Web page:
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drop the Smith. Mr. Jones should discard the Jones.
No one would ever think of taking Socrates Socrates
solely to the watchhouse; and there is not a bully
living who would venture to cowskin Napoleon Buona
parte per se. And the reason is plain. With nine
individuals out of ten, as the world is at present hap
pily constituted, Mr. Socrates (without the Smith)
would be taken for the veritable philosopher of whom
we have heard so much, and Mr. Napoleon Buonaparte
(without the Jones) would be received implicitly as the
hero of Austerlitz. And should Mr. Napoleon Buona
parte (without the Jones) give an opinion upon mili
tary strategy, it would be heard with the profoundest
respect. And should Mr. Socrates (without the Smith)
deliver a lecture or write a book, what critic so bold as
not to pronounce it more luminous than the logic of
Emerson, and more profound than the Orphicism of
Alcott ? In fact, both Mr. Smith and Mr. Jones, in
the case we have imagined, would derive, through
their own ingenuity, a very material advantage. But


William Ellery Channing

no such ingenuity has been needed in the case of Mr.
William Ellery Channing, who has been befriended by
Fate, or the foresight of his sponsors, and who has no
Jones or Smith at the end of his name.

And here, too, a question occurs. There are many
people hi the world silly enough to be deceived by ap
pearances. There are individuals so crude in intellect,
so green (if we may be permitted to employ a word
which answers our purpose much better than any
other hi the language), so green, we say, as to imagine,
hi the absence of any indication to the contrary, that
a volume bearing upon its title-page the name of
William Ellery Channing must necessarily be the post
humous work of that truly illustrious author, the sole
William Ellery Channing of whom anybody in the
world ever heard. There are a vast number of unin
formed young persons prowling about our bookshops,
who will be raw enough to buy, and even to read half
through this pretty little book, (God preserve and for
give them!) mistaking it for the composition of an
other. But what then ? Are not books made, as
well as razors, to sell ? The poet's name is William
Ellery Channing, is it not ? And if a man has not a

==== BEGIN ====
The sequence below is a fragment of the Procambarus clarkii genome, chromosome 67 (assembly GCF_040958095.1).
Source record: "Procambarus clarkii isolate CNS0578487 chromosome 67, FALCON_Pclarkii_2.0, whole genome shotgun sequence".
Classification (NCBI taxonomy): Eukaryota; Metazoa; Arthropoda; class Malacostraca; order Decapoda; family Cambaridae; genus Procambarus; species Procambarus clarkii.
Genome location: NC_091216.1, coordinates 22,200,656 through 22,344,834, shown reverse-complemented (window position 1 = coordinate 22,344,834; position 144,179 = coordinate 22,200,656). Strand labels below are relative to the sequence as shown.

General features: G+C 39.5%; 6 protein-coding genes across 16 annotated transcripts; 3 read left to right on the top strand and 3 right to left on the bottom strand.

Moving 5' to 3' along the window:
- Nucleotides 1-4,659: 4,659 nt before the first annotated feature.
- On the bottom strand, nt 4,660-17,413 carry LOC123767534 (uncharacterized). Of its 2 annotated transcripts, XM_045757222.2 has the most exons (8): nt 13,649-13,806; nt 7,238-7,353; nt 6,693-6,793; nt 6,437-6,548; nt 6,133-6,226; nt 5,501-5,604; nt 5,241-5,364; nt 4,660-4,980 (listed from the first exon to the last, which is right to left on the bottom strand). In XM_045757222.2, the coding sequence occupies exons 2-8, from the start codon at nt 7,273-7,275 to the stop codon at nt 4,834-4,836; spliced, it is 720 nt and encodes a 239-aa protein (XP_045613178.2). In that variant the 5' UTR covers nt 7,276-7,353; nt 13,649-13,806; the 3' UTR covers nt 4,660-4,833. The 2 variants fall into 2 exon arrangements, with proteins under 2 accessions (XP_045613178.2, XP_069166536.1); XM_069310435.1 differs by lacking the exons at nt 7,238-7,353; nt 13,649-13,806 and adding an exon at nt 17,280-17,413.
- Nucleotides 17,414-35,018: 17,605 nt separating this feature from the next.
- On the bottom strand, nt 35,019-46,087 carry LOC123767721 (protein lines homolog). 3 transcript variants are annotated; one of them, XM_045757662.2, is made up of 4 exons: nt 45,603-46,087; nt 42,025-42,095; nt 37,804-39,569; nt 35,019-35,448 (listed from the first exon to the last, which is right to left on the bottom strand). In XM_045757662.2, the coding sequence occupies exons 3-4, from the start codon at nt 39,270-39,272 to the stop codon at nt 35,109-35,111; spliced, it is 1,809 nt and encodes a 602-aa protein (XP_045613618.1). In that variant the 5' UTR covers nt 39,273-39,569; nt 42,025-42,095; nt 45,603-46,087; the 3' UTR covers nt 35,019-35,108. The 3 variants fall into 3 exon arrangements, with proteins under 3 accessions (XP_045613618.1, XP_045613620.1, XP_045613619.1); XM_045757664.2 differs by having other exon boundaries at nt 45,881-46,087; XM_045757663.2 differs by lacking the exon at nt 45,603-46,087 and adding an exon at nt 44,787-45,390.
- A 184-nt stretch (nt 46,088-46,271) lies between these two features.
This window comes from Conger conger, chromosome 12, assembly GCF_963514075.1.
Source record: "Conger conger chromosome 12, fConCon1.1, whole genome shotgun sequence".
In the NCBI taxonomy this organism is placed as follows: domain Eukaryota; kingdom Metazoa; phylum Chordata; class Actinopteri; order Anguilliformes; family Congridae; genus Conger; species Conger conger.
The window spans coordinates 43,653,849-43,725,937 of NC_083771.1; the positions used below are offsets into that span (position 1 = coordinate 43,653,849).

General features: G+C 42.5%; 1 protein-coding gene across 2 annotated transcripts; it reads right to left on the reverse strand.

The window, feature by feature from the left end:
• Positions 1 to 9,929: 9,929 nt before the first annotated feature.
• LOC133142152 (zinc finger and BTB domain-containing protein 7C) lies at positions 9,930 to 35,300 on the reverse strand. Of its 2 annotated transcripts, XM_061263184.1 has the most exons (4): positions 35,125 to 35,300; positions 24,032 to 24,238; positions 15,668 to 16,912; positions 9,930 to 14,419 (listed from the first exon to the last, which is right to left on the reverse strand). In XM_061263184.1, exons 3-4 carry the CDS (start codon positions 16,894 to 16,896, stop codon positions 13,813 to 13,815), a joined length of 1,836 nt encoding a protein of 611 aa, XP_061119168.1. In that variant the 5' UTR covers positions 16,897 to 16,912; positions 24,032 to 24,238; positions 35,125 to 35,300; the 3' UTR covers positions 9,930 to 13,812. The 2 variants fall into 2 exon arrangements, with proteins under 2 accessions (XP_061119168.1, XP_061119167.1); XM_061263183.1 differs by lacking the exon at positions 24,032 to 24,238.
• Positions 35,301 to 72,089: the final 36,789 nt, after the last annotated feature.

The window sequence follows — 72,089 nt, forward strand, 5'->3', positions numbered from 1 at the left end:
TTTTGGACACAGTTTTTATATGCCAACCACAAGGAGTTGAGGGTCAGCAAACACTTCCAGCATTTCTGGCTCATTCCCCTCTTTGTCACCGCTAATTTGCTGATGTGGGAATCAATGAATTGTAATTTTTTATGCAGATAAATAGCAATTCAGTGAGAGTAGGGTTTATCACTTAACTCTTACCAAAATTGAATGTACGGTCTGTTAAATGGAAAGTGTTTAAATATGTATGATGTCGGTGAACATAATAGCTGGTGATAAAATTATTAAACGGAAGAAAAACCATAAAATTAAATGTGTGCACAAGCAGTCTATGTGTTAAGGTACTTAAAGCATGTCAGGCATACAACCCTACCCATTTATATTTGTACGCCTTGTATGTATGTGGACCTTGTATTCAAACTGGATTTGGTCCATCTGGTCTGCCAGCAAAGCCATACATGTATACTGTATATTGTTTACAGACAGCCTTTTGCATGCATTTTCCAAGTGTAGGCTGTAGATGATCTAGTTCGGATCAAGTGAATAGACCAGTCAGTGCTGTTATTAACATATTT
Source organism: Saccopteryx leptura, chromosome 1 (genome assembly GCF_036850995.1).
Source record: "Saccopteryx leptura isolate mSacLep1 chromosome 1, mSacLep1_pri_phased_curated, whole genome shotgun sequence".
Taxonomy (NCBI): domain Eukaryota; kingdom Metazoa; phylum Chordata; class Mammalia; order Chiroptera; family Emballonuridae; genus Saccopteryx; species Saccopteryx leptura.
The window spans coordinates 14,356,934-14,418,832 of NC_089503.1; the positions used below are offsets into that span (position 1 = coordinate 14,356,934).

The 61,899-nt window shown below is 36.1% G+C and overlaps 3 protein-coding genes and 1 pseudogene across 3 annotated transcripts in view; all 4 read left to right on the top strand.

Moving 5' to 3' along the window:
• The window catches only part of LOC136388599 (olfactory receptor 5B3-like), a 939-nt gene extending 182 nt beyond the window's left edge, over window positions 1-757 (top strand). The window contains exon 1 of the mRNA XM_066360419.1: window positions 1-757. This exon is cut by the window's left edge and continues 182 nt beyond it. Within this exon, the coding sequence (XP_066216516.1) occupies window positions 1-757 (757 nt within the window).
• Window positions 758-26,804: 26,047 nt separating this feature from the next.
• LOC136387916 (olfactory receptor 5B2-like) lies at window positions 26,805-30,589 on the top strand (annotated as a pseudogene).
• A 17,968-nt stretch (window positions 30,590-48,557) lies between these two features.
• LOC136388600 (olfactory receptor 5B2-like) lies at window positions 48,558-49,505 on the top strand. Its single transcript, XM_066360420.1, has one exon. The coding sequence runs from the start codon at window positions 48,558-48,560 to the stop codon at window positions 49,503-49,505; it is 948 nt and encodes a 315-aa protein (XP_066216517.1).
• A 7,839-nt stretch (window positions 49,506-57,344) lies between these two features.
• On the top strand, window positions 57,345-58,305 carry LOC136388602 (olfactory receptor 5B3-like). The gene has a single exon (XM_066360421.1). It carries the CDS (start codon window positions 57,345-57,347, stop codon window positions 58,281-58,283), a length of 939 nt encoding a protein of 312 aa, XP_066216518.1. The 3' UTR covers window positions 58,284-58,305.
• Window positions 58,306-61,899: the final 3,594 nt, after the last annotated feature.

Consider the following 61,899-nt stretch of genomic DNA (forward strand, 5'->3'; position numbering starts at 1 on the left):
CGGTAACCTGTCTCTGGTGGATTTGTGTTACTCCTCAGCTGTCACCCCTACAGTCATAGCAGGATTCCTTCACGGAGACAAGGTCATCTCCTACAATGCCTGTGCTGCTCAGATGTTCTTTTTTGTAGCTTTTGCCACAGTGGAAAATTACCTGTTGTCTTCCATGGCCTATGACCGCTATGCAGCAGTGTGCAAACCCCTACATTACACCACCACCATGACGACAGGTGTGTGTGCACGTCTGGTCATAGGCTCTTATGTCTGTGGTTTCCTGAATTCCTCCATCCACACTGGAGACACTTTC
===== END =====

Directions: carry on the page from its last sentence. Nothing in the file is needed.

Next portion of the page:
right to the use of his own name, to the use of what
has he a right ? And could the poet have reconciled
it to his conscience to have injured the sale of his
own volume by any uncalled-for announcement upon
the title-page, or in a preface, to the effect that he is


William Ellery Channing

not his father, but only his father's very intelligent
son? To put the case more clearly by reference to
our old friends, Mr. Smith and Mr. Jones: Is either
Mr. Smith, when mistaken for Socrates, or Mr. Jones,
when accosted as Napoleon, bound by any conceivable
species of honor to inform the whole world the one,
that he is not Socrates, but only Socrates Smith; the
other, that he is by no means Napoleon Buonaparte,
but only Napoleon Buonaparte Jones ?


J. Fenimore Cooper

YANDOTTEf or, The Hutted Knoll, is, in its
general features, precisely similar to the
novels enumerated in the title. 1 It is a
forest subject ; and, when we say this, we give assur
ance that the story is a good one ; for Mr. Cooper has
never been known to fail, either in the forest or upon
the sea. The interest, as usual, has no reference to
plot, of which, indeed, our novelist seems altogether
regardless, or incapable, but depends, first, upon the
nature of the theme; secondly, upon a Robinson-
Crusoe-like detail in its management; and, thirdly,
upon the frequently repeated portraiture of the half-
civilized Indian. In saying that the interest depends,
first, upon the nature of the theme, we mean to sug-

1 Wyandotte i ot, The Hutted Knoll. A tale, by the author of The Pathfinder.
Deerslayer, Last of the Mohicans, Pioneers, Prairie, etc. Philadelphia: Lea &


J. Fenimore Cooper

gest that this theme life in the wilderness is one of
intrinsic and universal interest, appealing to the heart
of man in all phases ; a theme, like that of life upon
the ocean, so unfailingly omniprevalent in its power
of arresting and absorbing attention, that while suc
cess or popularity is, with such a subject, expected as a
matter of course, a failure might be properly regarded
as conclusive evidence of imbecility on the part of
the author. The two theses in question have been
handled usque ad nauseam, and this through the in
stinctive perception of the universal interest which
appertains to them. A writer distrustful of his powers
can scarcely do better than discuss either one or the
other. A man of genius will rarely, and should never,
undertake either; first, because both are excessively
hackneyed; and, secondly, because the reader never
fails, in forming his opinion of a book, to make dis